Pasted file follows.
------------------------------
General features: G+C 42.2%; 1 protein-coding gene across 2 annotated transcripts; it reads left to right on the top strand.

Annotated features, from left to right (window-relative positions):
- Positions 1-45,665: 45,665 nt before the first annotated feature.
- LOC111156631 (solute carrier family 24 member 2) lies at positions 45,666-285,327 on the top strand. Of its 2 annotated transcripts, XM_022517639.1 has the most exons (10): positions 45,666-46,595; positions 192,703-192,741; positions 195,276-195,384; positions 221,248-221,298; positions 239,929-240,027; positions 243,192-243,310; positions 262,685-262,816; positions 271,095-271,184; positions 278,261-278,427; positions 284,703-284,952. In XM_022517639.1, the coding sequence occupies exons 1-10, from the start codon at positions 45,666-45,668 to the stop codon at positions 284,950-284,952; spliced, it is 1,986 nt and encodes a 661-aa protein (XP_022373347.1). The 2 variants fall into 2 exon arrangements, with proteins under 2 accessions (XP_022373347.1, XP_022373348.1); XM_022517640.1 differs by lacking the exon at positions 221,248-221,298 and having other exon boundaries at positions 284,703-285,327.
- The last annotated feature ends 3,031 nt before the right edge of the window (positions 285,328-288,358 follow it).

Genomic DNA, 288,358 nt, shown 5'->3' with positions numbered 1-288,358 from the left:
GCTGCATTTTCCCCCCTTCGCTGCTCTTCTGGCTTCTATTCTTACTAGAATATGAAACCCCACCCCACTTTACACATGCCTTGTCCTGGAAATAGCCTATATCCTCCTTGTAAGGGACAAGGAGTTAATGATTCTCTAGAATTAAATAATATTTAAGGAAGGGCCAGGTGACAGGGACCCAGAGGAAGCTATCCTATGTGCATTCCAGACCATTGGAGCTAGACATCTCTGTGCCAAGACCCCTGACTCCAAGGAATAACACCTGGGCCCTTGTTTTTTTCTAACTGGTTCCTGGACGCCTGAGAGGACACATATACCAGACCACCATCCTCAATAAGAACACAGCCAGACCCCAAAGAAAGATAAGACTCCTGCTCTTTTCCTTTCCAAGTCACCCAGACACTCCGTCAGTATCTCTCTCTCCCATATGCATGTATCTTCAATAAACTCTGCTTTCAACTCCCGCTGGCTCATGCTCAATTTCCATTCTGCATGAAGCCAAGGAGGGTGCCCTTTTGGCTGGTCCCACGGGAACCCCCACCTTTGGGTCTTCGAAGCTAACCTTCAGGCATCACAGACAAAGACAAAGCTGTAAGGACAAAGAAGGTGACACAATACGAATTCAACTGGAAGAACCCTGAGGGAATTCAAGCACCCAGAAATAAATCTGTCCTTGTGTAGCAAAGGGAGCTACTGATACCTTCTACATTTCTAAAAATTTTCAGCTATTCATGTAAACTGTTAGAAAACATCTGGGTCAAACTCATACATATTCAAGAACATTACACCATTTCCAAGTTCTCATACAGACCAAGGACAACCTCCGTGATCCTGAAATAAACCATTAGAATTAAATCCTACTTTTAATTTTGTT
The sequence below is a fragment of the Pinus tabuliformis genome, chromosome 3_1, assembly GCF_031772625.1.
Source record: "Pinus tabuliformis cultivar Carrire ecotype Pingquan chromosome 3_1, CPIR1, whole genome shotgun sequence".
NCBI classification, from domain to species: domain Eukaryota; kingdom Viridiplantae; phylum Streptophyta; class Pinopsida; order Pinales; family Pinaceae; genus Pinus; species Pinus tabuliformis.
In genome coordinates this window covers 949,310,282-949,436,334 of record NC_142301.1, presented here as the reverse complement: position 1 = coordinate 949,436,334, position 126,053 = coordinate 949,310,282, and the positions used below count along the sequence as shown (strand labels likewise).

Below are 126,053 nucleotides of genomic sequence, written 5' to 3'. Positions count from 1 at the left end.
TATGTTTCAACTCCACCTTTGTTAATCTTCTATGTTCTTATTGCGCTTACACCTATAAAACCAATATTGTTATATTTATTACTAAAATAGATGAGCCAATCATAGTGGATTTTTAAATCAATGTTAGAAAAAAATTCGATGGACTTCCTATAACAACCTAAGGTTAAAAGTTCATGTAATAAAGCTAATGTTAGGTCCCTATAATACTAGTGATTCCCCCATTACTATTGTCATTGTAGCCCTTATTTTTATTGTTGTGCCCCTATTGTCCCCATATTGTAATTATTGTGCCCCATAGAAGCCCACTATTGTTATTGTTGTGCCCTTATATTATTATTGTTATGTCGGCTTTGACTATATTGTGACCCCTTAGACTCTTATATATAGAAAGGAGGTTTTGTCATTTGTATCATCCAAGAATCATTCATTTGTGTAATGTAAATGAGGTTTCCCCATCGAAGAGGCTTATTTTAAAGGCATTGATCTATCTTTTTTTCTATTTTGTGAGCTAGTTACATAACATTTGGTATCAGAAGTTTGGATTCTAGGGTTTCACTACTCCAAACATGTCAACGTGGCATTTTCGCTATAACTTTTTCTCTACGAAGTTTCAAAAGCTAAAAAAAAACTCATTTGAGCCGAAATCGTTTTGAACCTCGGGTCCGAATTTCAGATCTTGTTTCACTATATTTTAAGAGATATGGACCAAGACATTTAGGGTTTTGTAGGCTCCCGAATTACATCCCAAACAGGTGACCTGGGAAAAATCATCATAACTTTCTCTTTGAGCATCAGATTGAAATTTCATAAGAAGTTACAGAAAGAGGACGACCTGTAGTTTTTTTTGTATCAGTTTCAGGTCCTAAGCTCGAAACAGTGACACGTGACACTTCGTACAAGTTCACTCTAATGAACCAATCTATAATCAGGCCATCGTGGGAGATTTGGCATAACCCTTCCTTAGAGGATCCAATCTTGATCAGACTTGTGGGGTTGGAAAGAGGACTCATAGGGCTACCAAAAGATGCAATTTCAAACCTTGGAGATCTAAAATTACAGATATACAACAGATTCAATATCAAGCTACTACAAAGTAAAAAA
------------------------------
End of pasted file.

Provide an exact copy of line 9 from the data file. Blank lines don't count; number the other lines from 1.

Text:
Source record: "Pinus tabuliformis cultivar Carrire ecotype Pingquan chromosome 3_1, CPIR1, whole genome shotgun sequence".